The London System is a well-known opening system in chess that has been employed by players at various levels, from club players to grandmasters.
It is characterized by a specific set of moves that lead to a solid and often closed game.
Below we look at the London System in detail, including its move order, theory, variations, history, suitability for different levels of players, and its frequency in grandmaster play.
Move Order of the London System
The London System consists of a set-up for White employing the following moves: d4, Nf3, Bf4, e3, Bd3, Nbd2, c3.
The move h3 is often also played, enabling the bishop on f4 to drop back to h2 if attacked, thus remaining on the same diagonal and continuing to influence e5.
A sample line in a real game might include: 1. d4 d5 2. Nf3 e6 3. Bf4 Nf6 4. e3 Bb4+ 5. c3 Be7 6. Nbd2 c5 7. Bd3
Theory, Strategy and Purpose of the London System
The London System is designed to provide White with a solid and flexible structure.
By developing the dark-squared bishop to f4 and supporting the d4-pawn with pawns on e3 and c3, White aims for a stable position that can be adapted against virtually any Black defense.
The rapid development of the dark-squared bishop contrasts with the Colle System, where the bishop typically remains on c1 during the opening phase.
Variations of the London System
There are several variations within the London System, depending on Black’s responses.
Common options include:
- Queen’s Gambit Declined-type defence: d5, e6, Nf6, c5, Nc6 (or d7), Bd6 (or e7), 0-0.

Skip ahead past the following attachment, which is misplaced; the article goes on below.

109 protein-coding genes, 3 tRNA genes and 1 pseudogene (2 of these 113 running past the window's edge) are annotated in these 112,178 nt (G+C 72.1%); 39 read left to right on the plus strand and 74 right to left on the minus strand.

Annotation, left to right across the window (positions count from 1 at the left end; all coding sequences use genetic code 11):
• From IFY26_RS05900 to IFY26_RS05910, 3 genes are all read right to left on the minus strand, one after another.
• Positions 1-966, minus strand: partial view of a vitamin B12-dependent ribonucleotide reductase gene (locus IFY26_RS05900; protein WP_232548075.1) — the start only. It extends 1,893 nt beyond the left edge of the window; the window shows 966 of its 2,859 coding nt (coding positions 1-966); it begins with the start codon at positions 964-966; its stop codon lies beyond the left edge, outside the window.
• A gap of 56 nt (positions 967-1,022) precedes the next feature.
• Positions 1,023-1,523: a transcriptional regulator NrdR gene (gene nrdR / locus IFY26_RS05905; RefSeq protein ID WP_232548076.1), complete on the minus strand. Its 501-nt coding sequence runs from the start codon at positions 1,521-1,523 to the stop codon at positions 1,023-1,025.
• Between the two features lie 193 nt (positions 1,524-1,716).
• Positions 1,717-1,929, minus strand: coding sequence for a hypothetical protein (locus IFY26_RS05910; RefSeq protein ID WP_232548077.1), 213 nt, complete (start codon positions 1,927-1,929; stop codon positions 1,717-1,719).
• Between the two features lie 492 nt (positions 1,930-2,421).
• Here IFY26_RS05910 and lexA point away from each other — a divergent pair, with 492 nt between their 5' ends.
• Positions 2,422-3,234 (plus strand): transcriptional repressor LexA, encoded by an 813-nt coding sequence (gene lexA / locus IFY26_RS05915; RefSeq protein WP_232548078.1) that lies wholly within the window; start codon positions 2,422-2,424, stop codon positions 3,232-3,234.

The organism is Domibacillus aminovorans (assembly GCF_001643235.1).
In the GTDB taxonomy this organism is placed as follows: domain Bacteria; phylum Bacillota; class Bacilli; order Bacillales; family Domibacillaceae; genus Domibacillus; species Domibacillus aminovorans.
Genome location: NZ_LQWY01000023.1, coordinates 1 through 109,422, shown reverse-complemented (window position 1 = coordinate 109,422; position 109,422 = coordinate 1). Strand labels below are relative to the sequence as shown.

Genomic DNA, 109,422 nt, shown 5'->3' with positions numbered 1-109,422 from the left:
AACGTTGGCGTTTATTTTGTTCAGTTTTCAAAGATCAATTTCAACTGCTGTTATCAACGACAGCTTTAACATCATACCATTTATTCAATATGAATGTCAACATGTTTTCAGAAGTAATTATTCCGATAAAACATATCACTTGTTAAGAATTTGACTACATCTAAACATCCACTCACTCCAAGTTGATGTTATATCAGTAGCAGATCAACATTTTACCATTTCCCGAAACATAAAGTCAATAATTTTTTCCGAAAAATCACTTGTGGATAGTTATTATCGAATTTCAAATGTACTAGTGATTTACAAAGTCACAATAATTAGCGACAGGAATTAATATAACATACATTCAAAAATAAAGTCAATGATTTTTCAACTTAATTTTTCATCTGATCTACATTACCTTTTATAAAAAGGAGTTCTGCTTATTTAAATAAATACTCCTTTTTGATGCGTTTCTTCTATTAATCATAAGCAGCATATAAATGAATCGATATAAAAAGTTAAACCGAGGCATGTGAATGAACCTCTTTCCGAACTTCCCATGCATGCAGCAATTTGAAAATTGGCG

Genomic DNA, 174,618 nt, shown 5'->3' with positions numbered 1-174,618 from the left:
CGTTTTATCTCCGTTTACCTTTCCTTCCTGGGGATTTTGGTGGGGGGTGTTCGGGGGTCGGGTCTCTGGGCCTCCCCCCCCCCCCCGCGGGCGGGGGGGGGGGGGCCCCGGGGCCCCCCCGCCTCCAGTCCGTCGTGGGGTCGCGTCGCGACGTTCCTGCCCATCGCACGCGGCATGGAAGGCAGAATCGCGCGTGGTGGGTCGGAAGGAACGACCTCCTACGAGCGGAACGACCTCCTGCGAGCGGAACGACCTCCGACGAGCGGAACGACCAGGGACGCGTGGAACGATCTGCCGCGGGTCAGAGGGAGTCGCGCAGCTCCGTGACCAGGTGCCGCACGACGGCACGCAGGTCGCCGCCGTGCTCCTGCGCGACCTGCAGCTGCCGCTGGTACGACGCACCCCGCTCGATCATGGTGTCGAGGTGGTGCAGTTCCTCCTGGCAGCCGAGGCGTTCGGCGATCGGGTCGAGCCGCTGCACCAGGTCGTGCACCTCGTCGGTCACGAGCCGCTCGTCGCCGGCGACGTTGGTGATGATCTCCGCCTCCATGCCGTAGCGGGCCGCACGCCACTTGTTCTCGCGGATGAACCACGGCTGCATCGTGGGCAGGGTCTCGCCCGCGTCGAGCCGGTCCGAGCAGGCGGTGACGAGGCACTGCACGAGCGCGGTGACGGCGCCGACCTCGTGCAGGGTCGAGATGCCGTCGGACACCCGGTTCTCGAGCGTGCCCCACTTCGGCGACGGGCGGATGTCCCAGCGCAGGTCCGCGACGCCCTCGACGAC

- Queen’s Indian-type defence: Nf6, b6, Bb7, e6, d6, Be7, Nbd7.
- King’s Indian-type defence: Nf6, g6, Bg7, d6, 0-0.
A modern development named the Rapport–Jobava System combines Bf4 with Nc3, creating potential threats against Black’s c7.
How to WIN with the London System!
The Rapport-Jobava System is a modern variation within the London System, named after grandmasters Richárd Rapport and Baadur Jobava.
It diverges from the standard London System by developing the knight to Nc3 instead of d2, combining it with Bf4.
This creates unexpected threats against Black’s c7 pawn, adding an element of surprise to the opening.
A sample line might include:
1. d4 Nf6 2. Bf4 d5 3. e3 c5 4. Nc3 cxd4 5. exd4 Nc6 6. Qd2 Bf5 7. O-O-O
Accelerated London System
The accelerated London System works by bringing the bishop out on move 2 after 1.d4.
Best Defense Against the London System (Counter)
The best defense against the London System can vary based on personal playing style.
But generally, playing solid and symmetrical setups like the King’s Indian Defense or the Slav Defense can be effective.
It’s also beneficial to counterattack the central and queen’s side pawns, and to develop pieces actively to challenge white’s setup.
History of the London System
The London System’s history dates back to the late 19th century.
James Mason was the first master-level player to regularly employ it, including at the strong 1882 Vienna Tournament.
The name “London System” derives from its appearance in the London tournament of 1922.